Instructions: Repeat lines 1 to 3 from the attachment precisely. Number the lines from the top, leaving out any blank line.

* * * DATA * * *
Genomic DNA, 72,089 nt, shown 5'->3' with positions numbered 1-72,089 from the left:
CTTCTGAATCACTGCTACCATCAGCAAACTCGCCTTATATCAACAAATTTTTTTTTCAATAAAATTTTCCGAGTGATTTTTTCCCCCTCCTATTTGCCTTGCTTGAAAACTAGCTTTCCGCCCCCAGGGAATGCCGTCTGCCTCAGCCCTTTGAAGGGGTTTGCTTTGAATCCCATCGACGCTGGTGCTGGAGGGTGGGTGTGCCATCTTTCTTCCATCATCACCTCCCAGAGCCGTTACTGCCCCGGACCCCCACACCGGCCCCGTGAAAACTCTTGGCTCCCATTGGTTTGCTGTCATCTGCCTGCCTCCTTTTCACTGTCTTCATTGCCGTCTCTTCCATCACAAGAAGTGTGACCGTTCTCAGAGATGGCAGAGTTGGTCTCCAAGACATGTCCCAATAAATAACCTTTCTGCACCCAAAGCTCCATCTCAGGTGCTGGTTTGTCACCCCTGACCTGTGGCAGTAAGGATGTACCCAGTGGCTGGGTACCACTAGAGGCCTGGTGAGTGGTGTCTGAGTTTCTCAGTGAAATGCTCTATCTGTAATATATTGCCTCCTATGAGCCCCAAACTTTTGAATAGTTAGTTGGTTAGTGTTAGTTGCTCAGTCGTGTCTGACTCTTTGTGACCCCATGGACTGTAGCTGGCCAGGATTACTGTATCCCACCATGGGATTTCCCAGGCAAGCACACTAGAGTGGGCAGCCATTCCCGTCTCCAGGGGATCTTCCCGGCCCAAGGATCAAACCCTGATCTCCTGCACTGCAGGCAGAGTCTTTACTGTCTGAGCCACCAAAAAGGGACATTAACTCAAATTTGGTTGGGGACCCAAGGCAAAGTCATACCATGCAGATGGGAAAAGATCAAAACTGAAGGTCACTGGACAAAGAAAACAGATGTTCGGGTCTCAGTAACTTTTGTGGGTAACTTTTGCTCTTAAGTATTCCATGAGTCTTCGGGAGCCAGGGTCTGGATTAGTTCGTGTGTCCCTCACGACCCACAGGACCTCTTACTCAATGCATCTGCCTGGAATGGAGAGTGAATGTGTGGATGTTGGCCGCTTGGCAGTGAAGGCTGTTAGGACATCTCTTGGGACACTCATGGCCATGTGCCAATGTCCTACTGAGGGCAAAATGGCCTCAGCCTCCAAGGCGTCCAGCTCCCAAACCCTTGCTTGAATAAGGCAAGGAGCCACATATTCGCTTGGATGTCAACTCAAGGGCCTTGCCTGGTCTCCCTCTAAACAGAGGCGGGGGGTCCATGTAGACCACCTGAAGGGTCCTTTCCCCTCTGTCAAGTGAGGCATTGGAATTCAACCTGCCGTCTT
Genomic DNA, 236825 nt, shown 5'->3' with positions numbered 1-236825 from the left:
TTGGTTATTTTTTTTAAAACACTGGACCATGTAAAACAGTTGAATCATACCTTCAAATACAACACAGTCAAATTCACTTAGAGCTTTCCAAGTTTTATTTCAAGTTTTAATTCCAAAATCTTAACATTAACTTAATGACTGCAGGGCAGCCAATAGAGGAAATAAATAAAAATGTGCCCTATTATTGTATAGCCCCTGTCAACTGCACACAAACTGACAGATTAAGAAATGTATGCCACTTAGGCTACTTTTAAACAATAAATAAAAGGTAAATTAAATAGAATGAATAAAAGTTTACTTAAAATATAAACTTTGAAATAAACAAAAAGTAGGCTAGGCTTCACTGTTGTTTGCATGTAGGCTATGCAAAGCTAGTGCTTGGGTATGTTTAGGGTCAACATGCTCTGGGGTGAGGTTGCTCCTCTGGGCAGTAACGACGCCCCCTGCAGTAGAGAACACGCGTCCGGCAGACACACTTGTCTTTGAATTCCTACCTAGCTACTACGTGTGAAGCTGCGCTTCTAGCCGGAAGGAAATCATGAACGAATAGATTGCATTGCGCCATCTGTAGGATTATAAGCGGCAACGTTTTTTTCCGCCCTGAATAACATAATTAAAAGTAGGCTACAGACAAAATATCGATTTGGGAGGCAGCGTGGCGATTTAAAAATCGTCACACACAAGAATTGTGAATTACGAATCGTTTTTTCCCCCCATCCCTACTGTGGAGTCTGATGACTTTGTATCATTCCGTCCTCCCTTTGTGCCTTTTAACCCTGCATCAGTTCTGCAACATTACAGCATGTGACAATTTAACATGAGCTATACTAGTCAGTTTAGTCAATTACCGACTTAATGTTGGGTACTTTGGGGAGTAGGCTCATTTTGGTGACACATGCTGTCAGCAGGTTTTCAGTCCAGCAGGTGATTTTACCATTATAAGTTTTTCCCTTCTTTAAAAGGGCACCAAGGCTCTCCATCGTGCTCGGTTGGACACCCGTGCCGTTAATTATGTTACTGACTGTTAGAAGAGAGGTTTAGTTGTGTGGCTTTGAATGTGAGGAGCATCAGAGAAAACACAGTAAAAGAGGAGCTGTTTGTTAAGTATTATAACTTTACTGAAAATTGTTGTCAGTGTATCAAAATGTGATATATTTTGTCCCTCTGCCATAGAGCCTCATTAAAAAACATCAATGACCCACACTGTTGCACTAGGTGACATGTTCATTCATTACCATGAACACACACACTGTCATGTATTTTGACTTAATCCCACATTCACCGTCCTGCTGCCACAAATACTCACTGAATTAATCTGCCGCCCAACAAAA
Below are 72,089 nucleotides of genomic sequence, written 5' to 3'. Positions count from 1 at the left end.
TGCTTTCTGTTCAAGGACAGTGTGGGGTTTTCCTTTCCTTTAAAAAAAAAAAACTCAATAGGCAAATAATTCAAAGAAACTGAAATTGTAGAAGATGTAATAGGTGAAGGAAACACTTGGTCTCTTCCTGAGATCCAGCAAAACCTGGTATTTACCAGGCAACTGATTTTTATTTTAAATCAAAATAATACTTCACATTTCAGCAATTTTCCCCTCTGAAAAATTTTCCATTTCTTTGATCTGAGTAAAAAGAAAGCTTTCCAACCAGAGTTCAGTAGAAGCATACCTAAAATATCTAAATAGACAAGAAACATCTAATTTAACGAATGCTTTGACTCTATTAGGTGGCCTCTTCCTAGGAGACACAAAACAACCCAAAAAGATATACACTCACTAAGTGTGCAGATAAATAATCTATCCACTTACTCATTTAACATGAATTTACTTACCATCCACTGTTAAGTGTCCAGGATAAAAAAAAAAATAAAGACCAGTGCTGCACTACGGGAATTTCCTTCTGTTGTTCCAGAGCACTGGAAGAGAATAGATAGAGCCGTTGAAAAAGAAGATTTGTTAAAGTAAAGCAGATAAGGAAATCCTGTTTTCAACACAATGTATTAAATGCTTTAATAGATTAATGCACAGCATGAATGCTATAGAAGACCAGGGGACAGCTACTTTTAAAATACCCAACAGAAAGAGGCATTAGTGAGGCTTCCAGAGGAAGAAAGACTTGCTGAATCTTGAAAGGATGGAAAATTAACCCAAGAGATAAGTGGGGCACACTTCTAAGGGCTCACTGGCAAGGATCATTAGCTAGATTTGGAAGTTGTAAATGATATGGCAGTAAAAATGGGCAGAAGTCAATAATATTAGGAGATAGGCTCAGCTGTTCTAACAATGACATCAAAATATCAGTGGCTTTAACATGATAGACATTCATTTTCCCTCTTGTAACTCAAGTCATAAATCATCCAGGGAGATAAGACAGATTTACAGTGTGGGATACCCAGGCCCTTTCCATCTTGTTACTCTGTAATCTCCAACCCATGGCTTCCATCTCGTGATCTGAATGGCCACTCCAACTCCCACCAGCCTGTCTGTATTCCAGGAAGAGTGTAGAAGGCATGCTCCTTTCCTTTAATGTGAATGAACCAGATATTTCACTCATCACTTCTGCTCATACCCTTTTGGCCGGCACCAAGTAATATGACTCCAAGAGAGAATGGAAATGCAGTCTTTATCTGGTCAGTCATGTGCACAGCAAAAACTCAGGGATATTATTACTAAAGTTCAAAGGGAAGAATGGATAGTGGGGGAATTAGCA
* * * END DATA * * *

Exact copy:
Genomic DNA, 72,089 nt, shown 5'->3' with positions numbered 1-72,089 from the left:
CTTCTGAATCACTGCTACCATCAGCAAACTCGCCTTATATCAACAAATTTTTTTTTCAATAAAATTTTCCGAGTGATTTTTTCCCCCTCCTATTTGCCTTGCTTGAAAACTAGCTTTCCGCCCCCAGGGAATGCCGTCTGCCTCAGCCCTTTGAAGGGGTTTGCTTTGAATCCCATCGACGCTGGTGCTGGAGGGTGGGTGTGCCATCTTTCTTCCATCATCACCTCCCAGAGCCGTTACTGCCCCGGACCCCCACACCGGCCCCGTGAAAACTCTTGGCTCCCATTGGTTTGCTGTCATCTGCCTGCCTCCTTTTCACTGTCTTCATTGCCGTCTCTTCCATCACAAGAAGTGTGACCGTTCTCAGAGATGGCAGAGTTGGTCTCCAAGACATGTCCCAATAAATAACCTTTCTGCACCCAAAGCTCCATCTCAGGTGCTGGTTTGTCACCCCTGACCTGTGGCAGTAAGGATGTACCCAGTGGCTGGGTACCACTAGAGGCCTGGTGAGTGGTGTCTGAGTTTCTCAGTGAAATGCTCTATCTGTAATATATTGCCTCCTATGAGCCCCAAACTTTTGAATAGTTAGTTGGTTAGTGTTAGTTGCTCAGTCGTGTCTGACTCTTTGTGACCCCATGGACTGTAGCTGGCCAGGATTACTGTATCCCACCATGGGATTTCCCAGGCAAGCACACTAGAGTGGGCAGCCATTCCCGTCTCCAGGGGATCTTCCCGGCCCAAGGATCAAACCCTGATCTCCTGCACTGCAGGCAGAGTCTTTACTGTCTGAGCCACCAAAAAGGGACATTAACTCAAATTTGGTTGGGGACCCAAGGCAAAGTCATACCATGCAGATGGGAAAAGATCAAAACTGAAGGTCACTGGACAAAGAAAACAGATGTTCGGGTCTCAGTAACTTTTGTGGGTAACTTTTGCTCTTAAGTATTCCATGAGTCTTCGGGAGCCAGGGTCTGGATTAGTTCGTGTGTCCCTCACGACCCACAGGACCTCTTACTCAATGCATCTGCCTGGAATGGAGAGTGAATGTGTGGATGTTGGCCGCTTGGCAGTGAAGGCTGTTAGGACATCTCTTGGGACACTCATGGCCATGTGCCAATGTCCTACTGAGGGCAAAATGGCCTCAGCCTCCAAGGCGTCCAGCTCCCAAACCCTTGCTTGAATAAGGCAAGGAGCCACATATTCGCTTGGATGTCAACTCAAGGGCCTTGCCTGGTCTCCCTCTAAACAGAGGCGGGGGGTCCATGTAGACCACCTGAAGGGTCCTTTCCCCTCTGTCAAGTGAGGCATTGGAATTCAACCTGCCGTCTT
Genomic DNA, 236825 nt, shown 5'->3' with positions numbered 1-236825 from the left: